LIST: Petitions against Bongbong Marcos' 2022 presidential bid

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Metro Manila (CNN Philippines, December 8)— Presidential aspirant Ferdinand "Bongbong" Marcos Jr. is facing numerous petitions challenging his candidacy ahead of the 2022 polls.

Over the past months, different groups have filed their pleas before the Commission on Elections to prevent the son and namesake of the late dictator Ferdinand Marcos from retaking Malacañang. These are the following:

1. Buenafe, et al. vs Marcos: Petition to cancel Certificate of Candidacy

Status: Dismissed, under appeal

On Nov. 2, a group of civic leaders led by priest Christian Buenafe of the Task Force Detainees of the Philippines and Fides Lim of political prisoners' group KAPATID filed a petition against Marcos, arguing that he was not qualified to run as he was convicted by a Quezon City court for his multiple failures to file income tax returns from 1982 to 1985 when he was governor and vice governor of Ilocos Norte.

The petitioners argued that Marcos committed a crime of moral turpitude and perjury for making false representations in his COC on his eligibility to seek the presidency despite his tax conviction. Theodore Te, a former Supreme Court spokesperson, serves as lead counsel for the group.

Comelec’s Second Division on Jan. 17 dismissed the petition and ruled that there was no ground to cancel Marcos' COC on the ground of material misrepresentation. Te's camp then formally asked the Comelec en banc to reverse the decision which supposedly showed "possible grave abuse of discretion amounting to manifest bias on the part of its participants.”

RELATED: Comelec division denies petition to cancel Marcos' presidential bid 

Bautista, et al. vs Marcos: Petition-in-intervention in cancellation plea

Status: Dismissed

Civil society groups and professionals led by Dr. Rommel Bautista filed on Nov. 8 a petition-in-intervention through lawyer Howard Calleja to join in the previously submitted plea, since the period to file petitions to cancel a COC has already lapsed. The group also cited Marcos’ tax conviction, but argued that a violation of the tax code imposes perpetual disqualification from public office.

Marcos’ allies separately filed an answer-in-intervention — one from Partido Federal ng Pilipinas and another one from Marcos' spokesperson Vic Rodriguez, PFP president Reynaldo Tamayo, and secretary general Thomson Lantion — calling to dismiss the petition.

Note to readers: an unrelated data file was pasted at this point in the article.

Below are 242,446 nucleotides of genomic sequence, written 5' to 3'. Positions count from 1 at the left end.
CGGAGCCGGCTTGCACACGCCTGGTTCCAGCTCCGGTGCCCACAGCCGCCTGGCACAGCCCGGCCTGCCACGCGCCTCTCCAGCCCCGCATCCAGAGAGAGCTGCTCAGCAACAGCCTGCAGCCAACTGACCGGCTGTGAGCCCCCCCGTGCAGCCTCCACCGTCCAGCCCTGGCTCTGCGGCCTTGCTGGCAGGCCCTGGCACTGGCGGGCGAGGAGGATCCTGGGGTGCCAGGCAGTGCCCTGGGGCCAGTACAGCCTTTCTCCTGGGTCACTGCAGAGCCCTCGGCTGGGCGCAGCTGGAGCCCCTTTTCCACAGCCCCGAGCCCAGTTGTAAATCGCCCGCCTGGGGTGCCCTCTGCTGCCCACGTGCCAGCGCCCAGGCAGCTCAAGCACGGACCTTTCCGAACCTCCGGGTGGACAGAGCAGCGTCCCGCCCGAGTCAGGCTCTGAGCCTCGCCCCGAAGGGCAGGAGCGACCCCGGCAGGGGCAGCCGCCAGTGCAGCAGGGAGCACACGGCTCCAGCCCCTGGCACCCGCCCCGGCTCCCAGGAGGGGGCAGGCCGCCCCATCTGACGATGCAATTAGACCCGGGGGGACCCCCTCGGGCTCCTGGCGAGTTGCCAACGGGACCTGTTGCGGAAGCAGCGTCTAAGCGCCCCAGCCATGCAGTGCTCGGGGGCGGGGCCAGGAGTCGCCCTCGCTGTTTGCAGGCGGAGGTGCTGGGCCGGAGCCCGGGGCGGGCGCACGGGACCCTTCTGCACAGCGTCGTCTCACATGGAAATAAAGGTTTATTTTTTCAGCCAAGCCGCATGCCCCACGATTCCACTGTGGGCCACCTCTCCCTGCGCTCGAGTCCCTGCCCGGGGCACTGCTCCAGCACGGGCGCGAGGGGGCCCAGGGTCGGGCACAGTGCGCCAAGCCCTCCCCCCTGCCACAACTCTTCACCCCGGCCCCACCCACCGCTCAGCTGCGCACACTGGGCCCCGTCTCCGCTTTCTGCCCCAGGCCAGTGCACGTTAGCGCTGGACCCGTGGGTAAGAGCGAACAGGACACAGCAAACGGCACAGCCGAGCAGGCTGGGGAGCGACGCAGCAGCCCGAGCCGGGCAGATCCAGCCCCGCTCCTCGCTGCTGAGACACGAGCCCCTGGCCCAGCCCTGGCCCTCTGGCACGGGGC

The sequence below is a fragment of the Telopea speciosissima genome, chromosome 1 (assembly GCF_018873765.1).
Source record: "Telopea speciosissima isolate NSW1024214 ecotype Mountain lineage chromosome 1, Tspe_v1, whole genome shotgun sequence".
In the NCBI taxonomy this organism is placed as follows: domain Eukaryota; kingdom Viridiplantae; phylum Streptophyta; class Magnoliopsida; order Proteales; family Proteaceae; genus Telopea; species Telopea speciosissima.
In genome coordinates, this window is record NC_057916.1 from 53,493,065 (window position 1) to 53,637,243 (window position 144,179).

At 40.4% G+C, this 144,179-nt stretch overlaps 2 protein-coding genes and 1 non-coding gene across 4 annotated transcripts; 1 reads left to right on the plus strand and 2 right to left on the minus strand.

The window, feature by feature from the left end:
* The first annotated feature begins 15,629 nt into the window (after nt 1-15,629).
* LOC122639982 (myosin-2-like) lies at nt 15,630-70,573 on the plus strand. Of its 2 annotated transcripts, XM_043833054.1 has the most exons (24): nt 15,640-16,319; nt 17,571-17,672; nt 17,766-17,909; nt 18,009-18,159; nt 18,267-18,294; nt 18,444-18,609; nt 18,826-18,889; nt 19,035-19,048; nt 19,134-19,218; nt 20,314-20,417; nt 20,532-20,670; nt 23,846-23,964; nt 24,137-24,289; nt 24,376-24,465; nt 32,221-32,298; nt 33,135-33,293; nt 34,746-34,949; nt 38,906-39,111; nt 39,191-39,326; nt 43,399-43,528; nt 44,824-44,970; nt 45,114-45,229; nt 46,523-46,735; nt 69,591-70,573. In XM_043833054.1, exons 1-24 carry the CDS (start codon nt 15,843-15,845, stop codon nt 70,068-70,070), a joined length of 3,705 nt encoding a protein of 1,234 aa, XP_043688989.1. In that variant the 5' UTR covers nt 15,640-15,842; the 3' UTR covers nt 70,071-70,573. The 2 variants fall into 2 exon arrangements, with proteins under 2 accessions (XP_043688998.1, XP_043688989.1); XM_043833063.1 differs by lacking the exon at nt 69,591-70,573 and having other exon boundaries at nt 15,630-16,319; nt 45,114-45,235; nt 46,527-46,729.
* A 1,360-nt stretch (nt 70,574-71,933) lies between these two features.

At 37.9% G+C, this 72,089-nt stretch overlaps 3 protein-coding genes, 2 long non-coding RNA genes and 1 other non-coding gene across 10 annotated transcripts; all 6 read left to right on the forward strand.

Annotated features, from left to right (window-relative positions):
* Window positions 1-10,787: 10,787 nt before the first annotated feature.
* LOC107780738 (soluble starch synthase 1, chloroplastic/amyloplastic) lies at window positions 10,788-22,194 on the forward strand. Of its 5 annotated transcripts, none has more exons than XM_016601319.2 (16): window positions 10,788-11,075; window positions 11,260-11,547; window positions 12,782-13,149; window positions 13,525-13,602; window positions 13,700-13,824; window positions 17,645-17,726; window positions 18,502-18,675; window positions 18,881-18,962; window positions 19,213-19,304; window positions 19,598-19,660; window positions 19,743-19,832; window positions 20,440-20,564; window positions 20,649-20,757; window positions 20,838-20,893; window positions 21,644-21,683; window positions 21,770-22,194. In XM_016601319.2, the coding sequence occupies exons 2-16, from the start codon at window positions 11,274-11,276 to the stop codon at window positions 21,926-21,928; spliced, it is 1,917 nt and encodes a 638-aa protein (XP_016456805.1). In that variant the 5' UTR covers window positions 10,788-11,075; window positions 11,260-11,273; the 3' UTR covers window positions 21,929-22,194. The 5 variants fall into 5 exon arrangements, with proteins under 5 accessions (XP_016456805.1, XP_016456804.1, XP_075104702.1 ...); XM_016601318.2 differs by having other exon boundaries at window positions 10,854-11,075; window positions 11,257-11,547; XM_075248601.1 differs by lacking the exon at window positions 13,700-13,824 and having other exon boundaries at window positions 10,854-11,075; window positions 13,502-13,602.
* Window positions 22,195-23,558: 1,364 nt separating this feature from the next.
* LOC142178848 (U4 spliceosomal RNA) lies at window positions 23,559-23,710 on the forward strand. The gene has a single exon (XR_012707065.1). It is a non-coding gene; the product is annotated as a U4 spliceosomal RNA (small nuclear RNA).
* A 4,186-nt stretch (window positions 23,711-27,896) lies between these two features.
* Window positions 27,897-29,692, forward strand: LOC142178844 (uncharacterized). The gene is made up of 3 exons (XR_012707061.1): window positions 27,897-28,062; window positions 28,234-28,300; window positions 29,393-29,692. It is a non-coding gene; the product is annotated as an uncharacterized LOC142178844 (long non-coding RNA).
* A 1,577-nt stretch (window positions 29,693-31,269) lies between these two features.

On Dec. 13, the poll body rejected these three interventions altogether and declared that it will no longer entertain similar submissions in the future after causing "unduly delay" on the status of the main plea.

RELATED: Comelec denies all interventions linked to main petition vs Marcos Jr.

2. Tiburcio Marcos vs Marcos: Petition to cancel COC

Status: Pending

Tiburcio Marcos, an independent presidential aspirant at the time, filed a petition seeking to cancel his rival’s bid, claiming that the latter already died and was replaced by an impostor who filed a COC in his stead. The Comelec informed the media about the case on Nov. 18. The petition was also raffled off to the poll body’s Second Division nearly a week later.

The former senator’s camp filed a petition asking Comelec to declare Tiburcio a nuisance candidate, noting that his inclusion in the official list would only confuse voters.

Comelec spokesperson James Jimenez mistakenly claimed that the poll body junked the petition on Jan. 4, but he clarified later on that the case is still pending with the division.

Tiburcio was declared a nuisance bet and was eventually removed from the list of official candidates.

3. Lihaylihay vs Marcos: Petition to declare as nuisance candidate

Status: Dismissed, under appeal

Danilo Lihaylihay, another presidential aspirant, sought to block Marcos’ candidacy by filing a petition to declare him as a nuisance candidate. He filed his plea as early as Oct. 11, five days after Marcos filed his COC. The Comelec notified the media about the petition on Nov. 18.